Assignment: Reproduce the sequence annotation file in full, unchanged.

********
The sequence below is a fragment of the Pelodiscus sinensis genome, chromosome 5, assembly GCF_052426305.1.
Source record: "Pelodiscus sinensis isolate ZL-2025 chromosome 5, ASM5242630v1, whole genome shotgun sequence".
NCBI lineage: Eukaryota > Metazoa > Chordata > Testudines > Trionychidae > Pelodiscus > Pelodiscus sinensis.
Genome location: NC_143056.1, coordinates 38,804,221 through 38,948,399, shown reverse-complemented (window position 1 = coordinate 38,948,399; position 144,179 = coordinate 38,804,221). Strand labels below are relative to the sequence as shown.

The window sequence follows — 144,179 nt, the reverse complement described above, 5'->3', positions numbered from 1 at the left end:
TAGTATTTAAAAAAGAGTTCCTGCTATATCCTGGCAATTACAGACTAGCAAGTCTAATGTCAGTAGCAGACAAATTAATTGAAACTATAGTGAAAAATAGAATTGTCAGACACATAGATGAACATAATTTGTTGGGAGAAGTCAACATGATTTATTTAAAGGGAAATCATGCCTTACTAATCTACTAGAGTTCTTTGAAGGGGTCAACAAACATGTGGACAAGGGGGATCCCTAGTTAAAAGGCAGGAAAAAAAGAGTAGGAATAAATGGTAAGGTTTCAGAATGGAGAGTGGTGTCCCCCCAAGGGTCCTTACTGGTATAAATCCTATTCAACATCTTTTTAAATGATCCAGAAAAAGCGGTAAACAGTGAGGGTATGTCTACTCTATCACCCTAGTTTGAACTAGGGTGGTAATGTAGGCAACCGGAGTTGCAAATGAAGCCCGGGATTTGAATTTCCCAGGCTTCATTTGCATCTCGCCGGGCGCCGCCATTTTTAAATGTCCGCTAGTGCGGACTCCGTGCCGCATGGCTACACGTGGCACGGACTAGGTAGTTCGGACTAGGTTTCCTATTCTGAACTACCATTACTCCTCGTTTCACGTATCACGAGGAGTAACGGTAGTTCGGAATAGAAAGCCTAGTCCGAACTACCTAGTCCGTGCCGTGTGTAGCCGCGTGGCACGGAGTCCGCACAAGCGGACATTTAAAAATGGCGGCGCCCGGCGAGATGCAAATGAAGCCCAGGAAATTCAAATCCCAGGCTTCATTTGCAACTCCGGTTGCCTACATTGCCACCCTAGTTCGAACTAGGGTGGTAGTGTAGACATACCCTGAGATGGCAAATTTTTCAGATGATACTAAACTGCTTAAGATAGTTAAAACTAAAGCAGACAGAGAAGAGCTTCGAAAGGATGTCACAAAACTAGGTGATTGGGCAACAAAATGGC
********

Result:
The sequence below is a fragment of the Pelodiscus sinensis genome, chromosome 5, assembly GCF_052426305.1.
Source record: "Pelodiscus sinensis isolate ZL-2025 chromosome 5, ASM5242630v1, whole genome shotgun sequence".
NCBI lineage: Eukaryota > Metazoa > Chordata > Testudines > Trionychidae > Pelodiscus > Pelodiscus sinensis.
Genome location: NC_143056.1, coordinates 38,804,221 through 38,948,399, shown reverse-complemented (window position 1 = coordinate 38,948,399; position 144,179 = coordinate 38,804,221). Strand labels below are relative to the sequence as shown.

The window sequence follows — 144,179 nt, the reverse complement described above, 5'->3', positions numbered from 1 at the left end:
TAGTATTTAAAAAAGAGTTCCTGCTATATCCTGGCAATTACAGACTAGCAAGTCTAATGTCAGTAGCAGACAAATTAATTGAAACTATAGTGAAAAATAGAATTGTCAGACACATAGATGAACATAATTTGTTGGGAGAAGTCAACATGATTTATTTAAAGGGAAATCATGCCTTACTAATCTACTAGAGTTCTTTGAAGGGGTCAACAAACATGTGGACAAGGGGGATCCCTAGTTAAAAGGCAGGAAAAAAAGAGTAGGAATAAATGGTAAGGTTTCAGAATGGAGAGTGGTGTCCCCCCAAGGGTCCTTACTGGTATAAATCCTATTCAACATCTTTTTAAATGATCCAGAAAAAGCGGTAAACAGTGAGGGTATGTCTACTCTATCACCCTAGTTTGAACTAGGGTGGTAATGTAGGCAACCGGAGTTGCAAATGAAGCCCGGGATTTGAATTTCCCAGGCTTCATTTGCATCTCGCCGGGCGCCGCCATTTTTAAATGTCCGCTAGTGCGGACTCCGTGCCGCATGGCTACACGTGGCACGGACTAGGTAGTTCGGACTAGGTTTCCTATTCTGAACTACCATTACTCCTCGTTTCACGTATCACGAGGAGTAACGGTAGTTCGGAATAGAAAGCCTAGTCCGAACTACCTAGTCCGTGCCGTGTGTAGCCGCGTGGCACGGAGTCCGCACAAGCGGACATTTAAAAATGGCGGCGCCCGGCGAGATGCAAATGAAGCCCAGGAAATTCAAATCCCAGGCTTCATTTGCAACTCCGGTTGCCTACATTGCCACCCTAGTTCGAACTAGGGTGGTAGTGTAGACATACCCTGAGATGGCAAATTTTTCAGATGATACTAAACTGCTTAAGATAGTTAAAACTAAAGCAGACAGAGAAGAGCTTCGAAAGGATGTCACAAAACTAGGTGATTGGGCAACAAAATGGC